“I can’t believe it! Seventy years and coloring books have stayed just the same.”
The old woman stood and remembered how she had loved coloring books all her life. She remembered how adult coloring books became a trend at the start of the millennium. They had changed quite a bit actually, she noticed, one could press a corner of each page that would erase the coloring, and the tear-away pages were self-laminating for fridge placement. The ridiculousness of it made her giggle as she put it back on the shelf. She wondered what they would think of next.
“Mama Moose? What’s this?” The girl held up a small box with a picture of nutcrackers on it, “Is it a game?”
“Oh sweetie, that’s a puzzle! Papa Bear and I used to do them every once and a while. He’d always listen to books while we did them, but I never minded.”
She felt nostalgic for those long forgotten days. His smile, his voice. He would have loved it here, she thought, I could never keep him out of a bookstore.
“You know all those pictures on the walls, with the cats?” She asked the girl.
“Yeah the ones with squiggly lines!” She flapped her arms in the air as she spoke, just like her mother and her Papa Bear did when they were excited. The girl always did it when she had a chance to say silly words. Squiggly was her favorite.
“Yes, those are the puzzles we finished together. He and I were busy people but we made it a point to take the time for each other.” She smiled at the girl. How she looked just like him at times.
“Just like Mommy and Daddy?” The girl replied.
“Just like that.” She got down to the girls level, putting her hands on her knees, “You know what, how about we do a puzzle together?”
“Really?” The girl glittered.
“Yeah, really! We’ll hang it somewhere nice. Let’s just find the perfect one, okay?”
She looked at the collection. Many of the ones she liked had cats on them, after 94 years of life she still loved to see a cute cat. She was just about to grab one of these when another one caught her eye. 750 pieces, but the little one could handle it, and it framed itself. It’s weird, she thought, he would still have found the thought of self-framing puzzles endlessly interesting, though most of them could do that for 30 years. No one lifts a finger these days.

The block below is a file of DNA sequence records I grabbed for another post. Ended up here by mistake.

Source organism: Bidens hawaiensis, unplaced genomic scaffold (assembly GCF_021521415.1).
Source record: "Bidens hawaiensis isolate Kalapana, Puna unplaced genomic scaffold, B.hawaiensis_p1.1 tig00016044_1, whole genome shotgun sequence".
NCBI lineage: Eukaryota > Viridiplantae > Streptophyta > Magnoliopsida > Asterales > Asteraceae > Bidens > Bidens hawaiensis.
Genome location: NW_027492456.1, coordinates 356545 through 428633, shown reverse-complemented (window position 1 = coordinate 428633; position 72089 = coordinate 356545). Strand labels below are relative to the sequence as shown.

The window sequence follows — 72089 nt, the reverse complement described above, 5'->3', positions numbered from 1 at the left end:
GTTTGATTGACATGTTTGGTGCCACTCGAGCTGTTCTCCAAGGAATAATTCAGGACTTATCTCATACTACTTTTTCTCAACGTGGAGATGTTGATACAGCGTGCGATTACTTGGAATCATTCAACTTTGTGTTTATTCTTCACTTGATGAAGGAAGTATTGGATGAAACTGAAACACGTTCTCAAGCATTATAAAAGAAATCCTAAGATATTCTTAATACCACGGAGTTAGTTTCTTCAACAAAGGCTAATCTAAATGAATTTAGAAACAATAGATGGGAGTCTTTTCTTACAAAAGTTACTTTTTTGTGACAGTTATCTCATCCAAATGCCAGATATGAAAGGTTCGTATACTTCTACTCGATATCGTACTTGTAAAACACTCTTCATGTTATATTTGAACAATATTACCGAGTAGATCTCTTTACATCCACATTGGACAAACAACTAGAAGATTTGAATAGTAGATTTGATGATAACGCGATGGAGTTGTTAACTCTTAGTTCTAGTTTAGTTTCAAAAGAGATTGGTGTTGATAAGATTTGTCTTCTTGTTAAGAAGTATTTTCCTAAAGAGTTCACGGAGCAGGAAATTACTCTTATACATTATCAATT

“Ahh yes,” she said, “This one is perfect, what do you think?” She hand modeled the woodland scene on the box.
Her grandchild gasped, “Mama Moose and Papa Bear! It’s perfect!”
“That’s right little kitten!” She said grinning, “Do you have all the books you wanted? I think I’m ready to get to work on this puzzle!”
“Mmm!” The girl said, nodding.
“Let’s go, then.”
She ushered the girl out through the front door, not bothering to say a word to an employee on the way out. She hadn’t seen a cash register in 40 years. Amazon, Google, and Apple had made many things possible over the past decades; stealing was not one of them. She checked her watch and her bank account to make sure there was no charging error, and then called the car around to pick them up. It was raining- not so good for the hair.
“Get in, kitten!” She said, and ran around to the other side to hop in. By 94 she had thought moving was going to be horrible, but medicine was better now, broke the bank, but it was better. 94 is the new 54; so they say.
She sat in next to the girl and tapped home on the monitor. The car drove off. The old woman pulled out her tablet and turned towards the girl.
“Wisteria,” she said, “would you like to play a game with me while we ride home?”
“Okay!” Said the girl. She pulled out a collapsible table and moved her seat to face Wisteria.
“Mama Moose?” Wisteria said, looking down at the table.
“What’s wrong, kitten?”
“Did Papa Bear… like me?”
“What? Why would you think that, kitten?”
“It’s just… that he’s gone an-” Wisteria started to cry. She reached out and pulled the girl’s seat around the table before hugging her.
“Shh, kitten, shh. Let me tell you a little secret. Papa Bear always told me, that no matter what he did- no matter how hard he worked, his greatest achievement was your mother and you. He loved you more than almost anything.” She was crying now too; even after two years, it was hard to think he was gone. The bed was so cold, the house so quiet.
“You promise?” Wisteria mumbled as she wiped away tears.
“I promise.” She said, and the two of them started their videogame while the car drove and drove and drove.